Ward noted that Ukraine's Minister of Foreign Affairs — Dmytro Kuleba — shared social media video showing the war's impacts, especially on children.
"We saw a tweet today from the Foreign Minister, Dmytro Kuleba, where he ... shows the true cost of this, which are the children who are so often the victims in this war. And [Kuleba] posted some dramatic video that was shot during an evacuation in a town called Vorzel, again to the northwest, of an orphanage. A young child, a toddler, Wolf, one of two very sick children being ferried out of that orphanage looking frankly, completely unconscious," reported Ward.
As the fighting continues, so too does the civilian suffering in the suburb, Ward said.
"The people in this suburb have had no access to water, to medicine, to food, to gas, to heat, to electricity. It has been a completely traumatic experience and rescue workers still struggling to get into these hardest-hit areas and get Ukraine's most vulnerable citizens out," said Ward.
7:14 p.m. ET, March 10, 2022
CNN boarded a NATO surveillance plane above the Polish-Ukrainian border. Here's what we saw.
CNN accompanied NATO's Flying Squadron 2 on one such surveillance mission on Thursday. Within two hours of taking off at 8 a.m. CET, the radar on board the NATO AWACS plane — short for Airborne Warning and Control System — picked up about a dozen Russian-made planes idling in Belarus just north of the Chernobyl nuclear power plant, NATO tactical director Denis Guillaume told CNN.
The "vast majority" of the Russian-made fighter jets that NATO forces have seen entering Ukrainian airspace since Russia's invasion began have originated in Belarus, the NATO mission's technical director told CNN on board Thursday's flight.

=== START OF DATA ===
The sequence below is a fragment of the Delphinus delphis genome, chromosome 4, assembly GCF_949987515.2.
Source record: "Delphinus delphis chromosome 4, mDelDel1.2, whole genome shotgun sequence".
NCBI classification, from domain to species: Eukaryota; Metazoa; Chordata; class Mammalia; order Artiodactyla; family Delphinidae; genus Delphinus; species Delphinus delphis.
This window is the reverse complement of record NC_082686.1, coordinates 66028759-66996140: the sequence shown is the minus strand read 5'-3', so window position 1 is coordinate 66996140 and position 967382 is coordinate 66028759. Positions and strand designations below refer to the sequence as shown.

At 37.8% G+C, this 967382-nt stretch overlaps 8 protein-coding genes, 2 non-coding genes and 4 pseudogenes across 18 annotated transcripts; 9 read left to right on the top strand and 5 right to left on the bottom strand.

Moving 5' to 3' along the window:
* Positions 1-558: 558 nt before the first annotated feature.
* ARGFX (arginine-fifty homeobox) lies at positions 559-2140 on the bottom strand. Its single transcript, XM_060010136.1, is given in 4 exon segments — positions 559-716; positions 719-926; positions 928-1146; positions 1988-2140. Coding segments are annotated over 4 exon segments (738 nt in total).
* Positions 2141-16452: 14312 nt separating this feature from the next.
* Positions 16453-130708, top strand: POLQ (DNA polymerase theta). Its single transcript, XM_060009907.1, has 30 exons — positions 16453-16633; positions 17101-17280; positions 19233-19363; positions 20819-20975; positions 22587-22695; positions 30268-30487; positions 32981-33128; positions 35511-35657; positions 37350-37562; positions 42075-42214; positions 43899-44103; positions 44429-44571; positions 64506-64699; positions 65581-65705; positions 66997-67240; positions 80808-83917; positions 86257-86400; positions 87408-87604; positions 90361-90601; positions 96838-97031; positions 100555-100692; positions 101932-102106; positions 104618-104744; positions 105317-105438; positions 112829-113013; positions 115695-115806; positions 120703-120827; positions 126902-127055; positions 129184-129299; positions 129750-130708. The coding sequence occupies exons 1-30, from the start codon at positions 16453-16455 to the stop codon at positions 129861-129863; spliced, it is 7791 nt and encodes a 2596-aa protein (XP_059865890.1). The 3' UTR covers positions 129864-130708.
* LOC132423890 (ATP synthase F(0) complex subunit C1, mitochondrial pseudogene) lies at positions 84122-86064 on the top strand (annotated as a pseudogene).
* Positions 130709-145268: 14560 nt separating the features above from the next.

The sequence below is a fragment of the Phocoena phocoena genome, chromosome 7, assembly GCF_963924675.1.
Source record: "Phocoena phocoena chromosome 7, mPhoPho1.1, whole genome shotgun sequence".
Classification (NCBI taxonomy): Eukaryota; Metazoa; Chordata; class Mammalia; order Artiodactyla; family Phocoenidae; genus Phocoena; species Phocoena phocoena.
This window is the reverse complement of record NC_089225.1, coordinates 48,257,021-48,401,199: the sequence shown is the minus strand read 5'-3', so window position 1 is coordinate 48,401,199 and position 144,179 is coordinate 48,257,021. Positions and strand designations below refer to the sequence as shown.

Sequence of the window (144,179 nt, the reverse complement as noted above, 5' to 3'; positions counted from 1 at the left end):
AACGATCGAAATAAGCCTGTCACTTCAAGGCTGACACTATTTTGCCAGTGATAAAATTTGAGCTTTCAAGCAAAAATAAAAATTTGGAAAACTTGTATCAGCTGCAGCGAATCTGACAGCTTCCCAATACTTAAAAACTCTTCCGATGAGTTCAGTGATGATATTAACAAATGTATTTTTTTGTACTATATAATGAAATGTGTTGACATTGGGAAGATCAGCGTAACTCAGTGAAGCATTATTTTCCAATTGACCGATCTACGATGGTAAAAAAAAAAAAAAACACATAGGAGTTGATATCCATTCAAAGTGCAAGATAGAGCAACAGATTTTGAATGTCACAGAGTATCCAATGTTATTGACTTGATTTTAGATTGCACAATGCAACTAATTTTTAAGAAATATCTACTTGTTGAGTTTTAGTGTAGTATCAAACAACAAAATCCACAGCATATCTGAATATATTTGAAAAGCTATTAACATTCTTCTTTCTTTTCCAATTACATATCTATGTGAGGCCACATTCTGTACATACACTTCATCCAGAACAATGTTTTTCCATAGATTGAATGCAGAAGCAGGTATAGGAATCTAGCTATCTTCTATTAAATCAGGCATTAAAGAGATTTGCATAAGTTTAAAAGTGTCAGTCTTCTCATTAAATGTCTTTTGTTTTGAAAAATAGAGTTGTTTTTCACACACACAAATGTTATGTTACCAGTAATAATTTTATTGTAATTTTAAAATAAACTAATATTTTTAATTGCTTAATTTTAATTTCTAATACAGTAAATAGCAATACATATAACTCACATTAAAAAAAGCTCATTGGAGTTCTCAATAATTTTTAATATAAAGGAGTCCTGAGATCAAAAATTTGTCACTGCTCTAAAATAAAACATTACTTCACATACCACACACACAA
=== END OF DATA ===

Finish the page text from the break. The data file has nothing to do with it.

On one particularly "active" day last week, NATO forces saw about 20 Russian jets heading to Kyiv from Belarus, he said. The military aircraft taking off from Belarus and entering Ukrainian airspace have been in support of Russian military operations in Ukraine, the NATO airmen told CNN.
Among the major questions looming over the war has been whether Belarusian forces have directly entered the conflict to support Russia. But the NATO troops said they could not answer that — Belarus and Russia use the same Soviet-era MiG-29s, they said, so it is difficult to say in real time who is actually operating them. Ukrainian pilots also use the MiG-29s, they noted, so it is similarly unclear how contested Ukraine's airspace has become.
Still, some signs are obvious, they say. For example, the jets flying into Ukraine from Russian-allied Belarus are clearly not Ukrainian.
The AWACS plane on which CNN flew Thursday is one of the few military assets owned by NATO itself, rather than donated by a member country, and the fleet of 14 AWACS planes together conduct nearly two dozen missions per week, spying more than 400 kilometers east to ensure that no unfriendly aircraft are headed toward NATO's airspace.